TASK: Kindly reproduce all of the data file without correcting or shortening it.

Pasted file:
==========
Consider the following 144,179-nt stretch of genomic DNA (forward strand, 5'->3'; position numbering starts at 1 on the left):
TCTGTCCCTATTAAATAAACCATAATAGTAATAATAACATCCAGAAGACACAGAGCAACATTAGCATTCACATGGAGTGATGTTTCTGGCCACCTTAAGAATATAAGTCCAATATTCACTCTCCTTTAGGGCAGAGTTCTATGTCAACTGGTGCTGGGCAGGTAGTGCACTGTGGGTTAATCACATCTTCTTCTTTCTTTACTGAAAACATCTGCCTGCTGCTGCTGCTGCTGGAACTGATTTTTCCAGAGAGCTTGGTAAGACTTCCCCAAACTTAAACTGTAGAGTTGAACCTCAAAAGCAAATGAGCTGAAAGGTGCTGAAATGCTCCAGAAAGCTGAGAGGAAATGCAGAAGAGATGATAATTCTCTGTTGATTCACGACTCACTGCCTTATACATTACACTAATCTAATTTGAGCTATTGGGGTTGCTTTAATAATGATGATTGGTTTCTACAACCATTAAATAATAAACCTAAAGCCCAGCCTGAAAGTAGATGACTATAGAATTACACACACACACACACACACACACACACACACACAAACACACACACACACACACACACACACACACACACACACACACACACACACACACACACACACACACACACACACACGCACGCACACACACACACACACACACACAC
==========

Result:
Consider the following 144,179-nt stretch of genomic DNA (forward strand, 5'->3'; position numbering starts at 1 on the left):
TCTGTCCCTATTAAATAAACCATAATAGTAATAATAACATCCAGAAGACACAGAGCAACATTAGCATTCACATGGAGTGATGTTTCTGGCCACCTTAAGAATATAAGTCCAATATTCACTCTCCTTTAGGGCAGAGTTCTATGTCAACTGGTGCTGGGCAGGTAGTGCACTGTGGGTTAATCACATCTTCTTCTTTCTTTACTGAAAACATCTGCCTGCTGCTGCTGCTGCTGGAACTGATTTTTCCAGAGAGCTTGGTAAGACTTCCCCAAACTTAAACTGTAGAGTTGAACCTCAAAAGCAAATGAGCTGAAAGGTGCTGAAATGCTCCAGAAAGCTGAGAGGAAATGCAGAAGAGATGATAATTCTCTGTTGATTCACGACTCACTGCCTTATACATTACACTAATCTAATTTGAGCTATTGGGGTTGCTTTAATAATGATGATTGGTTTCTACAACCATTAAATAATAAACCTAAAGCCCAGCCTGAAAGTAGATGACTATAGAATTACACACACACACACACACACACACACACACACACAAACACACACACACACACACACACACACACACACACACACACACACACACACACACACACACACACACACACACACACGCACGCACACACACACACACACACACACAC